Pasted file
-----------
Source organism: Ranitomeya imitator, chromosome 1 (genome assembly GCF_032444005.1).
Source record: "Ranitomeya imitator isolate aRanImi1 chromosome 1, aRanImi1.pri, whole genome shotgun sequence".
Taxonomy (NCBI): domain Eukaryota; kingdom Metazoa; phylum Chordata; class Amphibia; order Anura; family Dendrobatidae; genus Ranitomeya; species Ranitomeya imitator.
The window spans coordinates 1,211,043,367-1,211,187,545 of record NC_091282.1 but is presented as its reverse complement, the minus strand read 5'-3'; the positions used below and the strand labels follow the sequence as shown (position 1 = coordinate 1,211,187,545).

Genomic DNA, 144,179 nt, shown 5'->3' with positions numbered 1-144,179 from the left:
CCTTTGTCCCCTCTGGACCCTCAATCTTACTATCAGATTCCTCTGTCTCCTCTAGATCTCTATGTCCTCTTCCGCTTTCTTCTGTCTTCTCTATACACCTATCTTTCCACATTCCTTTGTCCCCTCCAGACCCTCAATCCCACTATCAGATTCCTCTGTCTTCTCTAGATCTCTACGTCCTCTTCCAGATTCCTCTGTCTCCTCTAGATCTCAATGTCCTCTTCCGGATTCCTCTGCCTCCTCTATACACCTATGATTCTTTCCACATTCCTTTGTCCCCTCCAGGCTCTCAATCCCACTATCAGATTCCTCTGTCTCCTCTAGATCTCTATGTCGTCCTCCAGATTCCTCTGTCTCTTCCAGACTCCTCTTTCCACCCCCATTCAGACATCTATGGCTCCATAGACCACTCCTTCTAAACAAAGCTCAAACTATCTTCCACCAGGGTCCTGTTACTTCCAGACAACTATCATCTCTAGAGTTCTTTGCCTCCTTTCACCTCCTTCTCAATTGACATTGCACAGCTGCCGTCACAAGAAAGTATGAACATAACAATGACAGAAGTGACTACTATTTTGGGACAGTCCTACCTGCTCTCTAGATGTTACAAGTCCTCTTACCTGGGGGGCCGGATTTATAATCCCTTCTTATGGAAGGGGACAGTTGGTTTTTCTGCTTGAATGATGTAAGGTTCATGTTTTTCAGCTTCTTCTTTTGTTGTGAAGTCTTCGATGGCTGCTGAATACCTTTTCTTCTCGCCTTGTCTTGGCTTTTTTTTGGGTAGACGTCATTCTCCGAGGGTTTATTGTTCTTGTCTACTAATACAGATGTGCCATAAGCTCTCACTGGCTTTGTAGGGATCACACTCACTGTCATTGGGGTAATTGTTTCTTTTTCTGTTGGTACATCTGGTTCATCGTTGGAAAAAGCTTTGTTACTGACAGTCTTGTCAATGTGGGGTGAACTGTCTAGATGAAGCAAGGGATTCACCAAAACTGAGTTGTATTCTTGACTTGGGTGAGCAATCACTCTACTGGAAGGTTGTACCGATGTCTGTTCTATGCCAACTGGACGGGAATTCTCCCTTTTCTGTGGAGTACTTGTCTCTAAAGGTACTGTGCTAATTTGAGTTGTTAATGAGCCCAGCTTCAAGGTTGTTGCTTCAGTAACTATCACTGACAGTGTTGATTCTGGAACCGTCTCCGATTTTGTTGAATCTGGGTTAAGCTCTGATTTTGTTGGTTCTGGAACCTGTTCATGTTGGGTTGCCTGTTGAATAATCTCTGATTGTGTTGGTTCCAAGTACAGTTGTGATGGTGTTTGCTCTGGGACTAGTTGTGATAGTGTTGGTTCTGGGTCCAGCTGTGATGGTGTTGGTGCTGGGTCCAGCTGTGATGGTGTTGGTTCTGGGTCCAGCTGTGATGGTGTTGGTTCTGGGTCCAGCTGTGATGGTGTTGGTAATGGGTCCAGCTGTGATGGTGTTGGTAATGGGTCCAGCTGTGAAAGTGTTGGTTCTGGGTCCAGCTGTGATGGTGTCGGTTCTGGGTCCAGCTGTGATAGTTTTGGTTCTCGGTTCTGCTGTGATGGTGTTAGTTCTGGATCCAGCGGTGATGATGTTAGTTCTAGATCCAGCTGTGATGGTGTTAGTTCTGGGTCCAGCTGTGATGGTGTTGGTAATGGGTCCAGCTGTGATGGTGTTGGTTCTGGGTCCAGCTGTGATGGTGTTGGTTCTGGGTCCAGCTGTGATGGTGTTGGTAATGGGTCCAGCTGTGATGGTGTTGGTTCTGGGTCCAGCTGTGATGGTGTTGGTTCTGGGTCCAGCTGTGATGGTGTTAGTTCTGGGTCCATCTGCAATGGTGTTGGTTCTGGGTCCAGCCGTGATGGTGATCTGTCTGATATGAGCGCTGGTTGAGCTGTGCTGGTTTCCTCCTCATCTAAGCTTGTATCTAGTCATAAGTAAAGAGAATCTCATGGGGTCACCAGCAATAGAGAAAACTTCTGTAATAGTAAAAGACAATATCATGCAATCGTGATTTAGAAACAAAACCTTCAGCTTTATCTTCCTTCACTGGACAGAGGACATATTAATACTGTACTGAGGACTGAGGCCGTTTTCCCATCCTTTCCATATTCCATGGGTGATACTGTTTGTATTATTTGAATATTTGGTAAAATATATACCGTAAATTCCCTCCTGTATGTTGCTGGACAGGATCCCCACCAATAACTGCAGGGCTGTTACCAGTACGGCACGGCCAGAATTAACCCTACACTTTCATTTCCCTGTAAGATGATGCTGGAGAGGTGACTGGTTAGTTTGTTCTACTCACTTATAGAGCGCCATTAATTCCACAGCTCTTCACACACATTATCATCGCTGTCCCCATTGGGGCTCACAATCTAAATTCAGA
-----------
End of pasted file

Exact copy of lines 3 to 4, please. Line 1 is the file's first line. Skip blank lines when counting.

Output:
Taxonomy (NCBI): domain Eukaryota; kingdom Metazoa; phylum Chordata; class Amphibia; order Anura; family Dendrobatidae; genus Ranitomeya; species Ranitomeya imitator.
The window spans coordinates 1,211,043,367-1,211,187,545 of record NC_091282.1 but is presented as its reverse complement, the minus strand read 5'-3'; the positions used below and the strand labels follow the sequence as shown (position 1 = coordinate 1,211,187,545).